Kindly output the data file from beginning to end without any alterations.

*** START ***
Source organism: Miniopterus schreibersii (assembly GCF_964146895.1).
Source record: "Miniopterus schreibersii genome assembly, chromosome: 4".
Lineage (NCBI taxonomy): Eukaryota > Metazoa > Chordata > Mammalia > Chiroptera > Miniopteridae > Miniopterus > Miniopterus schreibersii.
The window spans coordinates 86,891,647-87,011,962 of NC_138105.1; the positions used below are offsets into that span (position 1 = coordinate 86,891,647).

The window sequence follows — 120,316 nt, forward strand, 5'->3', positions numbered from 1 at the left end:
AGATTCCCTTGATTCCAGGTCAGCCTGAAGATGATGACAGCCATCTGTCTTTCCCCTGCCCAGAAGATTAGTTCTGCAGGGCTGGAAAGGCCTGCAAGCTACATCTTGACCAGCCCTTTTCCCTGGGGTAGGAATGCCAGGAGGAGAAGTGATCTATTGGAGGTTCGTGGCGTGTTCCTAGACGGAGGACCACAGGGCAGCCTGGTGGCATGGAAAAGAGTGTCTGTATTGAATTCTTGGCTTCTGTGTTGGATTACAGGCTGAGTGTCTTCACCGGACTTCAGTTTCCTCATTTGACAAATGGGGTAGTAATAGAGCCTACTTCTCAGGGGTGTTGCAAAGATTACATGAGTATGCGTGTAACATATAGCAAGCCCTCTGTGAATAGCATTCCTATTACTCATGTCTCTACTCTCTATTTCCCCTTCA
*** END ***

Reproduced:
Source organism: Miniopterus schreibersii (assembly GCF_964146895.1).
Source record: "Miniopterus schreibersii genome assembly, chromosome: 4".
Lineage (NCBI taxonomy): Eukaryota > Metazoa > Chordata > Mammalia > Chiroptera > Miniopteridae > Miniopterus > Miniopterus schreibersii.
The window spans coordinates 86,891,647-87,011,962 of NC_138105.1; the positions used below are offsets into that span (position 1 = coordinate 86,891,647).

The window sequence follows — 120,316 nt, forward strand, 5'->3', positions numbered from 1 at the left end:
AGATTCCCTTGATTCCAGGTCAGCCTGAAGATGATGACAGCCATCTGTCTTTCCCCTGCCCAGAAGATTAGTTCTGCAGGGCTGGAAAGGCCTGCAAGCTACATCTTGACCAGCCCTTTTCCCTGGGGTAGGAATGCCAGGAGGAGAAGTGATCTATTGGAGGTTCGTGGCGTGTTCCTAGACGGAGGACCACAGGGCAGCCTGGTGGCATGGAAAAGAGTGTCTGTATTGAATTCTTGGCTTCTGTGTTGGATTACAGGCTGAGTGTCTTCACCGGACTTCAGTTTCCTCATTTGACAAATGGGGTAGTAATAGAGCCTACTTCTCAGGGGTGTTGCAAAGATTACATGAGTATGCGTGTAACATATAGCAAGCCCTCTGTGAATAGCATTCCTATTACTCATGTCTCTACTCTCTATTTCCCCTTCA